To have a reasonable chance of successful queen introduction you need to have some understanding of why you may get failures. This may appear to be the wrong way of approaching the subject, but I think the elimination of as many of the likely problems as possible will increase success.
Despite claims over the years, no method is 100% successful when performed over a lengthy period. Those of us who have introduced, or tried to introduce, many queens over a long time will tell you that you can have two colonies in the same condition, in the same apiary, on the same day and if you introduce a queen in the same condition into each, one will succeed and the other will fail. If they were two separate colonies belonging to two separate beekeepers one would say the method works, the other would say it doesn’t.
The information on this page is relevant to a colony on full size frames, not a small colony such as a mini-nuc that often behaves differently. Some of the normal rules don’t apply to them because they are small and often out of balance.
Queens could be in different states, the most likely being virgin or fertile, the latter either recently being in lay or out of lay for some time. In general, you need to have a queen that is being introduced into a colony in the state the bees are expecting, otherwise you will greatly reduce your chances. There is no point trying to introduce a virgin queen to a colony that has recently had a laying queen, unless there are queen cells. Similarly a queen that has been out of lay for some time, such as one that has been banked is very difficult to introduce into a colony unless it has been without a laying queen for some time.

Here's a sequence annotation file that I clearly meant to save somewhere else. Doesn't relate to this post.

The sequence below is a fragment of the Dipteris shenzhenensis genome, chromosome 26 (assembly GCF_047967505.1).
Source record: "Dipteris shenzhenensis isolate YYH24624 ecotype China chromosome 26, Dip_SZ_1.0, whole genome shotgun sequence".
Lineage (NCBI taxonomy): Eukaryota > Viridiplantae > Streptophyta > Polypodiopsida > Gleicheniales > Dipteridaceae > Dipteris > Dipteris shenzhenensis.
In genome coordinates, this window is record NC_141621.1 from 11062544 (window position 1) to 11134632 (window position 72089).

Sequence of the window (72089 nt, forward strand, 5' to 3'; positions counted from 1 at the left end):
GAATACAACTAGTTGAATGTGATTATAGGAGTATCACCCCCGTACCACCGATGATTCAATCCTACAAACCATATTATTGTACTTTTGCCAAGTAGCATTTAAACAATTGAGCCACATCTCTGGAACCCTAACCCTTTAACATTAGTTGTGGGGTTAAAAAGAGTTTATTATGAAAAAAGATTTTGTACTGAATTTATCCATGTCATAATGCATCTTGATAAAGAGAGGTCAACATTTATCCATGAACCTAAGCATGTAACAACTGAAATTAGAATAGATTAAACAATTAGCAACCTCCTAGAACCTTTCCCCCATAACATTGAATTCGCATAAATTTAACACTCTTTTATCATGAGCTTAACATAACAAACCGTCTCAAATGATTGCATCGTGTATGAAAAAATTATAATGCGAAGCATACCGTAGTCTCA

I have had many successes and failures and although there are some rules that are fairly reliable, there are others that aren’t. So often you can do something you have done successfully many times before and will fail, yet you can do something in desperation, or in a rush, that you think has a slim chance of working and it will.
The pheromones that are given off by queens are individual, the difference can be quickly detected by bees, so an alien queen is soon recognised. In queen introduction we are waiting for the pheromones of the previous queen to diminish and those of the introduced queen dispersed throughout the colony, so she is accepted as theirs. I suspect that at some stage there will be more to find out, but at the moment, that is what we know.
Here are some of my observations on queen introduction, not in any particular order:-
I have never not used candy in a queen cage. If you don’t want to then don’t, but I prefer to it when releasing a queen.
Although there is much written and spoken about it I don’t think it matters if a fertile queen has attendant workers or not. I have used both with equal success and failure.
Always check within a week to see if the introduction was successful. If you leave it any longer and there are eggs and young larvae, there is a chance that emergency cells can be built and the colony may swarm.
If you have a potentially difficult situation, then introduce a poor queen. If you lose her there is less annoyance than losing a good queen. If the introduction is successful, then wait until the poor queens brood starts to emerge before replacing her.
Queens that are hungry are more likely to be accepted. Leave them without food for half an hour or so.
If you have used a queen cage, I think it would be advantageous to wash it out before further use.
A colony that has no unsealed brood is likely to accept a fertile or virgin queen.
If a colony has reason to think they have a queen, such as a failed queen, one that has failed to mate or a laying worker, it is usually impossible to introduce a queen without some preparation. If the colony is still reasonably strong, then shake all the bees onto the ground, put some frames of sealed brood into the colony and leave it for a few days. When there are a reasonable number of young bees, then add a couple of frames of unsealed brood. It is then usually easy to introduce a caged queen into the colony.
Bees in a colony can bite the legs of a queen in a cage. This may damage her pheromone glands, possibly resulting in her being superseded soon after release. To help avoid this she needs somewhere to hide until the bees in the colony recognise her as part of the colony.